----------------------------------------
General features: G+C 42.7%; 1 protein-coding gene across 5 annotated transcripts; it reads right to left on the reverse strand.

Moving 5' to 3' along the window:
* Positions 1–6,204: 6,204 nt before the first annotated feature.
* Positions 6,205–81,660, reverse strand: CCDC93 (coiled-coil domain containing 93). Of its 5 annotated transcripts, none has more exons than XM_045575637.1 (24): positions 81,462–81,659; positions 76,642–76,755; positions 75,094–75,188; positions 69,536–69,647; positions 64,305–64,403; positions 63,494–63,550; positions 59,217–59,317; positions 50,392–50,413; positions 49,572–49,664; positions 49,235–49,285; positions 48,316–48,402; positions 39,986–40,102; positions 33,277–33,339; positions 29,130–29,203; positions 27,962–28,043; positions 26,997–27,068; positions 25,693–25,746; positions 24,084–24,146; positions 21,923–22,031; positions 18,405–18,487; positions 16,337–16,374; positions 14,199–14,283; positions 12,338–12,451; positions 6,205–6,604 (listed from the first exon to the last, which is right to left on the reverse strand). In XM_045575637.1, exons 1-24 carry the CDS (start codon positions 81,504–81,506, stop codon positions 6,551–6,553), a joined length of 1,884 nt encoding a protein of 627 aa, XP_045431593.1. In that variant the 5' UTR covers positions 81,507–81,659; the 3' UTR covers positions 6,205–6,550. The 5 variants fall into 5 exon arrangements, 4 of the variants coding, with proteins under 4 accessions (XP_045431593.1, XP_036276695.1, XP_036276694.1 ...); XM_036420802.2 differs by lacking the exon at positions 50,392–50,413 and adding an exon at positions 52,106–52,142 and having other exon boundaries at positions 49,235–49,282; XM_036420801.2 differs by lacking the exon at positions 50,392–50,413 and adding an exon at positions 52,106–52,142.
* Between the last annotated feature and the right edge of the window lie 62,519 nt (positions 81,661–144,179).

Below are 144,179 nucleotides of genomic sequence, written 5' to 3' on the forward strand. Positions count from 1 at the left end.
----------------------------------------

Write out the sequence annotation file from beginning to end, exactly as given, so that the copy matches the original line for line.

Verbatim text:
General features: G+C 42.7%; 1 protein-coding gene across 5 annotated transcripts; it reads right to left on the reverse strand.

Moving 5' to 3' along the window:
* Positions 1–6,204: 6,204 nt before the first annotated feature.
* Positions 6,205–81,660, reverse strand: CCDC93 (coiled-coil domain containing 93). Of its 5 annotated transcripts, none has more exons than XM_045575637.1 (24): positions 81,462–81,659; positions 76,642–76,755; positions 75,094–75,188; positions 69,536–69,647; positions 64,305–64,403; positions 63,494–63,550; positions 59,217–59,317; positions 50,392–50,413; positions 49,572–49,664; positions 49,235–49,285; positions 48,316–48,402; positions 39,986–40,102; positions 33,277–33,339; positions 29,130–29,203; positions 27,962–28,043; positions 26,997–27,068; positions 25,693–25,746; positions 24,084–24,146; positions 21,923–22,031; positions 18,405–18,487; positions 16,337–16,374; positions 14,199–14,283; positions 12,338–12,451; positions 6,205–6,604 (listed from the first exon to the last, which is right to left on the reverse strand). In XM_045575637.1, exons 1-24 carry the CDS (start codon positions 81,504–81,506, stop codon positions 6,551–6,553), a joined length of 1,884 nt encoding a protein of 627 aa, XP_045431593.1. In that variant the 5' UTR covers positions 81,507–81,659; the 3' UTR covers positions 6,205–6,550. The 5 variants fall into 5 exon arrangements, 4 of the variants coding, with proteins under 4 accessions (XP_045431593.1, XP_036276695.1, XP_036276694.1 ...); XM_036420802.2 differs by lacking the exon at positions 50,392–50,413 and adding an exon at positions 52,106–52,142 and having other exon boundaries at positions 49,235–49,282; XM_036420801.2 differs by lacking the exon at positions 50,392–50,413 and adding an exon at positions 52,106–52,142.
* Between the last annotated feature and the right edge of the window lie 62,519 nt (positions 81,661–144,179).

Below are 144,179 nucleotides of genomic sequence, written 5' to 3' on the forward strand. Positions count from 1 at the left end.